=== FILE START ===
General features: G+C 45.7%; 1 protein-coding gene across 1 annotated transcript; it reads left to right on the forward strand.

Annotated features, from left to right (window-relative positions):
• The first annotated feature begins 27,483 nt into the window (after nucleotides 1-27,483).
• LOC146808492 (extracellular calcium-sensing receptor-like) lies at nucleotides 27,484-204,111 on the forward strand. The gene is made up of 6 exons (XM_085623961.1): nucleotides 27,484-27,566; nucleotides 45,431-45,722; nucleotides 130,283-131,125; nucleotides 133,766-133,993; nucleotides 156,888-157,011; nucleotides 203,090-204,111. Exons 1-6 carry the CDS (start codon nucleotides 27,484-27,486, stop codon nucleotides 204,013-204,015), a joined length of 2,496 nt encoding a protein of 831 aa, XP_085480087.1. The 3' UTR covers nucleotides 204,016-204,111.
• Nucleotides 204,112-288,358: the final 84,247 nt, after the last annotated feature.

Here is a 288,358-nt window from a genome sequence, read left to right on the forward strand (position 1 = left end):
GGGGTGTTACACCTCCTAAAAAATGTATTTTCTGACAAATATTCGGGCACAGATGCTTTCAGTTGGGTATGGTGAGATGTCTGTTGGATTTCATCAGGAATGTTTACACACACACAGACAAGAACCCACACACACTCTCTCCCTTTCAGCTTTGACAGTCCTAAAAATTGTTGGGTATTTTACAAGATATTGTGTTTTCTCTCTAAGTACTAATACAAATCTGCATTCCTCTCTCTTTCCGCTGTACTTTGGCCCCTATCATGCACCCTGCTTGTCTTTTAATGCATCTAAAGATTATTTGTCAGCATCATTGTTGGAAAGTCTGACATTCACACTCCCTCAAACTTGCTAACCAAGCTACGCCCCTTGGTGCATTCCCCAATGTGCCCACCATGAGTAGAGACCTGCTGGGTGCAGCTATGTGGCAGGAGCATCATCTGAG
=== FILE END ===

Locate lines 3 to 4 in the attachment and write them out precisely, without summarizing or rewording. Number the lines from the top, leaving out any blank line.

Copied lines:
• The first annotated feature begins 27,483 nt into the window (after nucleotides 1-27,483).
• LOC146808492 (extracellular calcium-sensing receptor-like) lies at nucleotides 27,484-204,111 on the forward strand. The gene is made up of 6 exons (XM_085623961.1): nucleotides 27,484-27,566; nucleotides 45,431-45,722; nucleotides 130,283-131,125; nucleotides 133,766-133,993; nucleotides 156,888-157,011; nucleotides 203,090-204,111. Exons 1-6 carry the CDS (start codon nucleotides 27,484-27,486, stop codon nucleotides 204,013-204,015), a joined length of 2,496 nt encoding a protein of 831 aa, XP_085480087.1. The 3' UTR covers nucleotides 204,016-204,111.